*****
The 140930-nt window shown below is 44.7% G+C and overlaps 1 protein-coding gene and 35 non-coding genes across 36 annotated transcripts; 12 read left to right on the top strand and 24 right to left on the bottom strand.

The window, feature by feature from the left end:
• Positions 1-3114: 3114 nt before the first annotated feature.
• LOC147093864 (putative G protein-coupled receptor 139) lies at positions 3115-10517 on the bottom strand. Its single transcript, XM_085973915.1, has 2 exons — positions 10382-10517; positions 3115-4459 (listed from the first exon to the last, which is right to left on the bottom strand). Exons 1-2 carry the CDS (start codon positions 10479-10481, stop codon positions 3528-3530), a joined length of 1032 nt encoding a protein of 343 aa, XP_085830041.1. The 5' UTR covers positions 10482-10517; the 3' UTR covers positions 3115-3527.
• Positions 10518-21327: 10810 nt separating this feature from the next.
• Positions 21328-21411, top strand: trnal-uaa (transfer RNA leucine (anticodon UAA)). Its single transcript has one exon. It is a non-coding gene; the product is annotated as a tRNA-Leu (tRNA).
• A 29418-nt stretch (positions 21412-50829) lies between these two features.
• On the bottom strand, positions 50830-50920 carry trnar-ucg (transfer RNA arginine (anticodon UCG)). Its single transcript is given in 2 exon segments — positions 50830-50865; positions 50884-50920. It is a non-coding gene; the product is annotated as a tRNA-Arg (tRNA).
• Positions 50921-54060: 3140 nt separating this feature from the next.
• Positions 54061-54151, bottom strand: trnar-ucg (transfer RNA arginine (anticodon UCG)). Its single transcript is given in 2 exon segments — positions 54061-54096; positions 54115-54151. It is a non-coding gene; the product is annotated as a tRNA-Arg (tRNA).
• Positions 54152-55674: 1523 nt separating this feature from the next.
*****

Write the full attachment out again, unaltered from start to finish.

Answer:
The 140930-nt window shown below is 44.7% G+C and overlaps 1 protein-coding gene and 35 non-coding genes across 36 annotated transcripts; 12 read left to right on the top strand and 24 right to left on the bottom strand.

The window, feature by feature from the left end:
• Positions 1-3114: 3114 nt before the first annotated feature.
• LOC147093864 (putative G protein-coupled receptor 139) lies at positions 3115-10517 on the bottom strand. Its single transcript, XM_085973915.1, has 2 exons — positions 10382-10517; positions 3115-4459 (listed from the first exon to the last, which is right to left on the bottom strand). Exons 1-2 carry the CDS (start codon positions 10479-10481, stop codon positions 3528-3530), a joined length of 1032 nt encoding a protein of 343 aa, XP_085830041.1. The 5' UTR covers positions 10482-10517; the 3' UTR covers positions 3115-3527.
• Positions 10518-21327: 10810 nt separating this feature from the next.
• Positions 21328-21411, top strand: trnal-uaa (transfer RNA leucine (anticodon UAA)). Its single transcript has one exon. It is a non-coding gene; the product is annotated as a tRNA-Leu (tRNA).
• A 29418-nt stretch (positions 21412-50829) lies between these two features.
• On the bottom strand, positions 50830-50920 carry trnar-ucg (transfer RNA arginine (anticodon UCG)). Its single transcript is given in 2 exon segments — positions 50830-50865; positions 50884-50920. It is a non-coding gene; the product is annotated as a tRNA-Arg (tRNA).
• Positions 50921-54060: 3140 nt separating this feature from the next.
• Positions 54061-54151, bottom strand: trnar-ucg (transfer RNA arginine (anticodon UCG)). Its single transcript is given in 2 exon segments — positions 54061-54096; positions 54115-54151. It is a non-coding gene; the product is annotated as a tRNA-Arg (tRNA).
• Positions 54152-55674: 1523 nt separating this feature from the next.